President Hugo Chavez loved people and hated injustice –  Gonsalves
March 8, 2013
President Hugo Chavez loved people and hated injustice – Gonsalves

Relations between the St. Vincent and the Grenadines and the Bolivarian Republic of Venezuela are not expected to change with the passing of President Hugo Chavez Frias.{{more}}

Prime Minister Dr. Ralph Gonsalves told SEARCHLIGHT on Wednesday at the Fourth Regional Workshop of the Arms Trade Treaty, held at the National Insurance Services conference room, he expects diplomatic affairs to flow smoothly, regardless of who takes the helm in the South American country.

Chavez passed away on Tuesday, following a long battle with cancer. He was 58.

“I expect relations to continue, there will be no problems. No problems,” Gonsalves said at the conclusion of the opening ceremony.

During the brief interview, Gonsalves indicated that he was yet to communicate condolences to Venezuelan Vice President Nicholas Maduro, but intended to do so before the end of the morning.

“I’ll try to speak to him by phone. If I can’t get him, naturally I will speak to someone else.

“But I also want to find out from them what arrangements are being made in respect to the funeral, to see if I can get there,” the prime minister added.

Chavez is slated to be buried today.

Moments earlier, the prime minister delivered a moving tribute to Chavez, whom he described as his friend and brother, and a titan of Latin America and the Caribbean.

“A beacon, a shining light has been extinguished in the flesh. A light which has illuminated and not blinded us in our quest for justice, peace, democracy and the up-liftment of humanity, particularly the poor, the disadvantaged and the marginalized.”

“Hugo Chavez was a philosopher of 21st century socialism. A believer in core Christian principles, a practical political figure, a leader who knew how

to draw out and did draw out of his people, that which was noble in them, and oft times would

draw out of them the goodness and nobility, which they themselves did not as yet know that they possessed.

“He was a nationalist, an ardent promoter of integration of Latin American and Caribbean, anti-colonialist and anti-imperialist to the core and a devoted and loving father.”

Gonsalves told the assembly that he had first heard of Chavez from former Cuban leader Fidel Castro, who described the late Venezuelan president as an historic force, whom he came to know firsthand as someone who loved people, and hated injustice.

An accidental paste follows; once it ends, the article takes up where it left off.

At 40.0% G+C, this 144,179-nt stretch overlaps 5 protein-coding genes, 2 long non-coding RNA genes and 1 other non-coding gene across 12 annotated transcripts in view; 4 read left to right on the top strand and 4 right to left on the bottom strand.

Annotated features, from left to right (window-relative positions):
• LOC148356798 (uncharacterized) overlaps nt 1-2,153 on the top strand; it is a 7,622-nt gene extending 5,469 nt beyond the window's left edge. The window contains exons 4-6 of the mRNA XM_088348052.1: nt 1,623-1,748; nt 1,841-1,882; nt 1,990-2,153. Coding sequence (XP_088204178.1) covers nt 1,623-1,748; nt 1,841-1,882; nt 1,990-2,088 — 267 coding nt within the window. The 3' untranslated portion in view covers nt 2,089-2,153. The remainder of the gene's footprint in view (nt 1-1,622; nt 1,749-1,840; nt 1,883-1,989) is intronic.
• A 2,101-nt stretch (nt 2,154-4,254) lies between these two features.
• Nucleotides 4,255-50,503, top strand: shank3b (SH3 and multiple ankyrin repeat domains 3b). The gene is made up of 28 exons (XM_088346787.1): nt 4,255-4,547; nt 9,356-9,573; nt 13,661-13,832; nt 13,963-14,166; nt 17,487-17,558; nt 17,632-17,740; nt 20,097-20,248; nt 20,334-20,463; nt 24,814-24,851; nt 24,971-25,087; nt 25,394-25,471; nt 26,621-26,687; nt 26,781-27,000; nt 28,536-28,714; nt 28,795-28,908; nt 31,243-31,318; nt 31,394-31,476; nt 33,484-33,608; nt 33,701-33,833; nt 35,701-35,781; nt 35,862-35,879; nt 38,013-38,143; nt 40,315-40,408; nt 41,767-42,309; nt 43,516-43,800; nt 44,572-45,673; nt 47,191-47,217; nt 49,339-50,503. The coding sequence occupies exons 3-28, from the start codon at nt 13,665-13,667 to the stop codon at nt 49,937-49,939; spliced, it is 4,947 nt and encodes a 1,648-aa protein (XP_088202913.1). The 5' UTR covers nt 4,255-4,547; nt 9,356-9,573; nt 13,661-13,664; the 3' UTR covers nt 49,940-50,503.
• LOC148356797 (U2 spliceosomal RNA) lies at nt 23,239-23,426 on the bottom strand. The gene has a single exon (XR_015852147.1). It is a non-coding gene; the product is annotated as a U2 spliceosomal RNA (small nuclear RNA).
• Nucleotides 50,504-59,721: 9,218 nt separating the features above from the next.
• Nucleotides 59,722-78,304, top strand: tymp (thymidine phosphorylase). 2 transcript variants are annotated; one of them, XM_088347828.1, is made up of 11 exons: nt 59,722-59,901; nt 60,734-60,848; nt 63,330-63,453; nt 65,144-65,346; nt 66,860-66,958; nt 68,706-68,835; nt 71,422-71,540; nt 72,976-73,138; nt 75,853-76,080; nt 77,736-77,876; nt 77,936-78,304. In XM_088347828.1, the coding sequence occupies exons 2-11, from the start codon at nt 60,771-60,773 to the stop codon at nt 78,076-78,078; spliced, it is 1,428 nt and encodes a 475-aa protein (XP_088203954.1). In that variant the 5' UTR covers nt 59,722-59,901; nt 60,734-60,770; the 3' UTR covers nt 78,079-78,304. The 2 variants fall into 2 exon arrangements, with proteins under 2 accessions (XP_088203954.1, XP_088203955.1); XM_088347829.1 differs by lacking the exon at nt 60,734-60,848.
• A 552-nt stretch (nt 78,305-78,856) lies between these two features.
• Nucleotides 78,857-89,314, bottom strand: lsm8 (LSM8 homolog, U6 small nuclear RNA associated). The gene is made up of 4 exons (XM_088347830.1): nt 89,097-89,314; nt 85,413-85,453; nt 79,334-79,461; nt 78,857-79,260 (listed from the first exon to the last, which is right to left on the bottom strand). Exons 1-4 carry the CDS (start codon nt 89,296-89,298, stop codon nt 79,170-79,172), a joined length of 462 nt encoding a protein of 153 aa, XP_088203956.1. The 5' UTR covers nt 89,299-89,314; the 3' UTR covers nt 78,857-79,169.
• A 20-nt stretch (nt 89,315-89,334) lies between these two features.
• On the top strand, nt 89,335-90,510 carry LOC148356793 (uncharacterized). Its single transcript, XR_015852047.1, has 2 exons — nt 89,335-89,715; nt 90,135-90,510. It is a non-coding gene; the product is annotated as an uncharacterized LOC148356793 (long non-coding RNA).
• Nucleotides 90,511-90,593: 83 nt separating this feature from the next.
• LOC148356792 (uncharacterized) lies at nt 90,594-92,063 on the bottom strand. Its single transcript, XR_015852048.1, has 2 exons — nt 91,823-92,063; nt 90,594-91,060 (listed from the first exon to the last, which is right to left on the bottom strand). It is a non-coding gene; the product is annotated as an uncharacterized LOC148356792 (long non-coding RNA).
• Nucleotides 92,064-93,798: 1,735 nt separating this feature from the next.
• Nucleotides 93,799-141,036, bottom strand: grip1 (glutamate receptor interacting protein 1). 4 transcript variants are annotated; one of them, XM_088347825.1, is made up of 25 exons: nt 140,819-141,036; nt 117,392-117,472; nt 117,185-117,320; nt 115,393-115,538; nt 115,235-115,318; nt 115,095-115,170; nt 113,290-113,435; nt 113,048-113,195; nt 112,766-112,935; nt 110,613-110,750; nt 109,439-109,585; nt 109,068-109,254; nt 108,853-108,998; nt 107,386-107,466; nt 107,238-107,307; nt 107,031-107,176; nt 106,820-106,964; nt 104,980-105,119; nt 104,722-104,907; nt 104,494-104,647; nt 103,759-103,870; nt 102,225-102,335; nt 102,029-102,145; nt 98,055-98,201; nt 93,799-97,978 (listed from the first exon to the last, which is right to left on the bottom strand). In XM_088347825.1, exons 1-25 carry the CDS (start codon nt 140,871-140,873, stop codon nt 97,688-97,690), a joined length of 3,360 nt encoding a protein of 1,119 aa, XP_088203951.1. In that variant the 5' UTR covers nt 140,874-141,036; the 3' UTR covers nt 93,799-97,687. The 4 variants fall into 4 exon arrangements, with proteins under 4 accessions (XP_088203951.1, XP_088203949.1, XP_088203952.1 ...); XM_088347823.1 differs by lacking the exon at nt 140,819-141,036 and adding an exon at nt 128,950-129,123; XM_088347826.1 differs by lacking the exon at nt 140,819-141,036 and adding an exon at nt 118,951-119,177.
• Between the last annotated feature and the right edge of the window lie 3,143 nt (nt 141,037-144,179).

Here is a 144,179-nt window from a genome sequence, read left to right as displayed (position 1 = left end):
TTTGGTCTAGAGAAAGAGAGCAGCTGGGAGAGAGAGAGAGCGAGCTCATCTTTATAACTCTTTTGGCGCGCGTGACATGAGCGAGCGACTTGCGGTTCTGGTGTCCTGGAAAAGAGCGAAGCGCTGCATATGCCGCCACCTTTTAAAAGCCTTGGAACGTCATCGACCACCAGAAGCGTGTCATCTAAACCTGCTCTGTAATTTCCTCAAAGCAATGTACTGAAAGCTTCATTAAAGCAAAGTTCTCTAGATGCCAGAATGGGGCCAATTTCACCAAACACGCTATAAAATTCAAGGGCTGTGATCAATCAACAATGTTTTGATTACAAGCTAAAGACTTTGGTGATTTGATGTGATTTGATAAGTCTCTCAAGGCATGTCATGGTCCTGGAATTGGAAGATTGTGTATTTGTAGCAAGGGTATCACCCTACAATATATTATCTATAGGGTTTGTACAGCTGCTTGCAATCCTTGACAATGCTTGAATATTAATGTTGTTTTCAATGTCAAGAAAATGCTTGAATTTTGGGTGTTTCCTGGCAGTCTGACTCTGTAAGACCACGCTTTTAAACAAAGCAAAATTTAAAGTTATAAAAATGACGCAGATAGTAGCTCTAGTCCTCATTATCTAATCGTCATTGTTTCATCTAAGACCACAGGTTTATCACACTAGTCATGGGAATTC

He said his friend promoted unity with persons who pursued peace and justice, and possessed an abundance of generosity of spirit.

“Without Hugo Chavez, there would have been no PetroCaribe, no ALBA, no Community of States of Latin America and the Caribbean,” the prime minister noted.

“He was the vital bridge between Latin America on the one hand, and the Caribbean on the other. My country and others

in this region had been huge beneficiaries of all of these initiatives by Chavez and more. I shall remember him for his honesty, his wit and his camaraderie.”

Before requesting a moment of silence, and extending his condolences to the Venezuelan people on behalf of himself, his family, and the people of St Vincent and the Grenadines, Gonsalves stated that Chavez’s death has left a void, and has raised uncertainties.

“Those of us who have been toiling with him and the Bolivarian movement in the vineyard for our people’s up-liftment materially, socially and culturally, must bind ourselves evermore tightly together, to still the uncertainties, and finish his task in the ongoing journey, for the further enoblement and advancement of our people. “It is in this regard I pledge continuing solidarity with his successor comrade Nicholas Maduro, and the Venezuelan government and people.

“….His unfinished tasks are still to be completed.”(JJ)